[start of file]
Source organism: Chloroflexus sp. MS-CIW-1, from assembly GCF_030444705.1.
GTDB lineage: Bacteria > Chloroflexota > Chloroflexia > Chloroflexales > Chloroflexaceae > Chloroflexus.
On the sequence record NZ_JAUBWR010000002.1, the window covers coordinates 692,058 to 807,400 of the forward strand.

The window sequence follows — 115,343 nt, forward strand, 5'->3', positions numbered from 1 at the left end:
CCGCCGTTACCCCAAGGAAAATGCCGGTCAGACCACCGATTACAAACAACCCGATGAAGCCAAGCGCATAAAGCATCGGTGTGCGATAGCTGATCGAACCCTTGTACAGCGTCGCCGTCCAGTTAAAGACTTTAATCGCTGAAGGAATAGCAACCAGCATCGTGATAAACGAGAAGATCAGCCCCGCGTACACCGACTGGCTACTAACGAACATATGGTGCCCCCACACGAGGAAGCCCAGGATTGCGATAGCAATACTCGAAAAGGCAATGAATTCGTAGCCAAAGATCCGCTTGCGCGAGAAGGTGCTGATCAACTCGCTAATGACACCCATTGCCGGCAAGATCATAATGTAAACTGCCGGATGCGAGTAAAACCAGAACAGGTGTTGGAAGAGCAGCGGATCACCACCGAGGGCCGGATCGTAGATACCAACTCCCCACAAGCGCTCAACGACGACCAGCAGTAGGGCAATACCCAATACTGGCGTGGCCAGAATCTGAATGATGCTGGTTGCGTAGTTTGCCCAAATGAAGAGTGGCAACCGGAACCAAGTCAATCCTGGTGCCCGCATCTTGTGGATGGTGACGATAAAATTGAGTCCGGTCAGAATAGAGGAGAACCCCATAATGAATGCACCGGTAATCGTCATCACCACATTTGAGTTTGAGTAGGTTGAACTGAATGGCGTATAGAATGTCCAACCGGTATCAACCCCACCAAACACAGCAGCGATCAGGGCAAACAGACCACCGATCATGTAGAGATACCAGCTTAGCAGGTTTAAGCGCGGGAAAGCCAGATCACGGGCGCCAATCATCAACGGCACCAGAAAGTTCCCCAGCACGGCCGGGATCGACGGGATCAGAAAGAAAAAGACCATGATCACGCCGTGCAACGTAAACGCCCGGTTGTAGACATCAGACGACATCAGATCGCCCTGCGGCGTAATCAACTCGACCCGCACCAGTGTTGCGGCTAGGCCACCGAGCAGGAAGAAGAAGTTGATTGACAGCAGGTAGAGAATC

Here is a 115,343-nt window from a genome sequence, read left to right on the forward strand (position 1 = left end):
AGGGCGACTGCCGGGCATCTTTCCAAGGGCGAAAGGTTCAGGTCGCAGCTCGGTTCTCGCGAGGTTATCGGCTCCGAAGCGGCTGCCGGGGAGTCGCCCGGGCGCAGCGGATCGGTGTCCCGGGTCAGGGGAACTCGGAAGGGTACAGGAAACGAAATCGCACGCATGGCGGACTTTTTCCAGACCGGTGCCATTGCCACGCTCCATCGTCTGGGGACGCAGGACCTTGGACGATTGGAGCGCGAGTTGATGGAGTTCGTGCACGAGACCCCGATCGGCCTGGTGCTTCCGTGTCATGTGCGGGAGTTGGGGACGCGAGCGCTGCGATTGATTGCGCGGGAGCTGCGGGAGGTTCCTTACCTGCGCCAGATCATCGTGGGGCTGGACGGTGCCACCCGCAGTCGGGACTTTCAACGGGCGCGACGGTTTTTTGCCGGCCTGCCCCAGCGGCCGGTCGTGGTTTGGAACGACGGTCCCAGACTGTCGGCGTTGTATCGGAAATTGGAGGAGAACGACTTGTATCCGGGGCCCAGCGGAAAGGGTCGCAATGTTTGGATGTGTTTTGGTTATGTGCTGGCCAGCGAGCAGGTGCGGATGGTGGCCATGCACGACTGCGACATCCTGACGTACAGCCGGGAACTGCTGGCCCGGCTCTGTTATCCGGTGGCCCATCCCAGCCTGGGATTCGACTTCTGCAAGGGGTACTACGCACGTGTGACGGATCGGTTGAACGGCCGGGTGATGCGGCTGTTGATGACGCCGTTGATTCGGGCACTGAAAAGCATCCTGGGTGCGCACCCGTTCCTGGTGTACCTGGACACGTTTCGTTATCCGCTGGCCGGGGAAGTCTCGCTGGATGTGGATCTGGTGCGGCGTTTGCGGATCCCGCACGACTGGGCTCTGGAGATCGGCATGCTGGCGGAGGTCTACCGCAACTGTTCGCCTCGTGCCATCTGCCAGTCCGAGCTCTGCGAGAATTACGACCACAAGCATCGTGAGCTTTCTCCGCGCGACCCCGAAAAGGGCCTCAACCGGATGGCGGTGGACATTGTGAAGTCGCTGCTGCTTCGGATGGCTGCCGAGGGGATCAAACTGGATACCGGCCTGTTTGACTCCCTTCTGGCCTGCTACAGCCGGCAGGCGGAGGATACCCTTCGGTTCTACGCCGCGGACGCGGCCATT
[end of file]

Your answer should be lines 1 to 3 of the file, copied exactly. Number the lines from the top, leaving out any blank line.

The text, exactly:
Source organism: Chloroflexus sp. MS-CIW-1, from assembly GCF_030444705.1.
GTDB lineage: Bacteria > Chloroflexota > Chloroflexia > Chloroflexales > Chloroflexaceae > Chloroflexus.
On the sequence record NZ_JAUBWR010000002.1, the window covers coordinates 692,058 to 807,400 of the forward strand.